‘Time delay doesn’t work anymore!’
It is not only the number of spectators that has increased. One of the keywords penetrating the early season of the ‘Hana 1 Q K League 2023’, which opened amid high expectations, is ‘extended additional time’.
As a result of examining a total of 24 games from rounds 1 and 2 of K League 1 and K League 2, it was found that the average extra time in the first and second half increased compared to the previous year.
In the case of K-League 1, the shortest 7 minutes (Gangwon-Ulsan match) and the longest (Incheon-Daejeon match) were given an average of 10.5 minutes of extra time per game. It increased by 4.2 minutes from 6.3 minutes last season. Considering that the average extra time in the second half of last year was 4.6 minutes, it means that one more extra time was given in the second half. The average total time is 100.5 minutes. A 90-minute match has been played for 100 minutes so far.
The average extra time in K League 2 also increased. It increased by 3 minutes from 6.6 minutes last year to 9.6 minutes this season. The extra time in the second round between Gimpo and Cheonan City on the 5th reached 15 minutes.
This extra time increase is no mere coincidence. The Korea Football Association Referees Committee announced a new plan at a referee conference in December of last year after the 2022 Qatar World Cup finals, saying, “We will give enough additional time to compensate for the game time in the domestic game, just like the World Cup.” In the last World Cup, the stoppage time during the game was accurately checked and reflected in the extra time. The group stage match between England and Iran attracted attention as a total of 27 minutes and 16 seconds of extra time was given in the first and second half. 메이저사이트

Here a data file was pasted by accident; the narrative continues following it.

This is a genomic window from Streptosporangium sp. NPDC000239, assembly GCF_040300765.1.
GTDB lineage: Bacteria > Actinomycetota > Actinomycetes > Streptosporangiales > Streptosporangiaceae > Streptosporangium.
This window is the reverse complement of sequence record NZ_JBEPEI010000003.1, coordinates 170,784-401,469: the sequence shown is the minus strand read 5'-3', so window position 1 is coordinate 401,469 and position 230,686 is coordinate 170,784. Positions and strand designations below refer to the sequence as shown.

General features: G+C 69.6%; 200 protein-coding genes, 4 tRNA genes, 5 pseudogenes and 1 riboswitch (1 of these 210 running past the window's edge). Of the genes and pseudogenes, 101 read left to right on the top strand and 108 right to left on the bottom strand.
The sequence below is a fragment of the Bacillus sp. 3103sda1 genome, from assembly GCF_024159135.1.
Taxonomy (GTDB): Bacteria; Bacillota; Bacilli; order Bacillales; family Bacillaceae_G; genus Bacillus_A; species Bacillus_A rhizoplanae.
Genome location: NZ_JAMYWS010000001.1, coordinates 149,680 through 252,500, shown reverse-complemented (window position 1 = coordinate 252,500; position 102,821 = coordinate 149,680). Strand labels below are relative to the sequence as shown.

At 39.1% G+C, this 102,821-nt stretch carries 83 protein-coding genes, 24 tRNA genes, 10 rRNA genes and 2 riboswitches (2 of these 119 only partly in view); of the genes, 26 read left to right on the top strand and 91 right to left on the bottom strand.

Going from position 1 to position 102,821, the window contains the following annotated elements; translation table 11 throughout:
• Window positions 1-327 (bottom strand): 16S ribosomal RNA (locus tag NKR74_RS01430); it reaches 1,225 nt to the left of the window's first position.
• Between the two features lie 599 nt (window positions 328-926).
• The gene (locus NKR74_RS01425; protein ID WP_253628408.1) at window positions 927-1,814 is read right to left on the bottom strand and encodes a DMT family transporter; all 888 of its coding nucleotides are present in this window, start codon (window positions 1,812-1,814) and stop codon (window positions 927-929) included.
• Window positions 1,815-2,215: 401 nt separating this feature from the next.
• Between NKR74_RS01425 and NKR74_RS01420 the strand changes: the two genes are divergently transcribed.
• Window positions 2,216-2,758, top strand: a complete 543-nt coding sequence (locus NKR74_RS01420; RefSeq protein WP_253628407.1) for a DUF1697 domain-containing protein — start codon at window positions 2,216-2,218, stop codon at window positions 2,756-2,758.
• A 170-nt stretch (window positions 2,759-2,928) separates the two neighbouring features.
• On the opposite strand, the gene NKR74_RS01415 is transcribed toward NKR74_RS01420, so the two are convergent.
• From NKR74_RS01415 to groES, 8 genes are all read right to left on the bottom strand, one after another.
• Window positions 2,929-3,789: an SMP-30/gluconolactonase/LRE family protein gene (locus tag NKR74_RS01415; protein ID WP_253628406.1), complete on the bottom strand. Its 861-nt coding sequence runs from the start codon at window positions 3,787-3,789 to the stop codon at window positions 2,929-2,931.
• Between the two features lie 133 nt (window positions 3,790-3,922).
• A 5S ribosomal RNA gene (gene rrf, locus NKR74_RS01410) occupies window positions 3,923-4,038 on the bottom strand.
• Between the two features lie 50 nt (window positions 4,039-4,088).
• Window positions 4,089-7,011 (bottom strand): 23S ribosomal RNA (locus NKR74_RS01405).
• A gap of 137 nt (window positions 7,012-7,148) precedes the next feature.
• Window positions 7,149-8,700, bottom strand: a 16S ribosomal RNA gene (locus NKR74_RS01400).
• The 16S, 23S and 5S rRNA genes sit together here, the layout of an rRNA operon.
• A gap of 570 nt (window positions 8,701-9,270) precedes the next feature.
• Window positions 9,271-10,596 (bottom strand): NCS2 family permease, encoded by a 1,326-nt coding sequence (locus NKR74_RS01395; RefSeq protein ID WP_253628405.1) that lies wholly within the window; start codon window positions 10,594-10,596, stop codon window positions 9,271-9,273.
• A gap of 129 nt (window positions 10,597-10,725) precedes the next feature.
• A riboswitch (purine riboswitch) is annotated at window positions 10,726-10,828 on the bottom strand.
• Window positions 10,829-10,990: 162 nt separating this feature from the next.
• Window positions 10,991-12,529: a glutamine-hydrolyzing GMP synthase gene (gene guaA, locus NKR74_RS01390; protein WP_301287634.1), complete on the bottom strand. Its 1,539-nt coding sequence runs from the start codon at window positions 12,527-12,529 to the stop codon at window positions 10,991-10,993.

Specifically, the Korea Football Association issued a warning for intentional delay by a substitute, an indirect free kick when a goalkeeper intentionally holds the ball with his hand or arm for more than 6 seconds, a warning for simulating an attempt to deceive the referee, and a time delay pretending to be injured. He emphasized that he would definitely apply the provisions of the rules of the game, such as conduct. The referees in charge of the K-League matches are applying this as it is to the K-League official matches. It is a clear warning message to the team and players who delay the time.
In preparation for this, the K-League teams set the first and second half to 50 minutes instead of 45 minutes at the winter training ground, and reflected it in training.
In the K-League, when ‘extra time of extra time’ is applied, which reflects delays, the effect of reducing dissatisfaction among teams can be expected. Fans can enjoy the fun of watching ‘4 hidden minutes’ more like the cookie video in the movie. The possibility of a great game in which a come-from-behind come-from-behind only took place during extra time in the second half increased.
On the other hand, some say that the increased extra time reduces the fun and tension unique to soccer games. It is also worth pondering that additional time and actual playing time (APT) are not proportional. The average APT based on the 1st and 2nd rounds of the K League 1 was 55 minutes and 38 seconds, no difference from last season’s record of 55 minutes and 33 seconds. It is pointed out that the ‘extended 4 minutes’ is irrelevant to APT, and that an increase in additional time should ultimately lead to an increase in APT.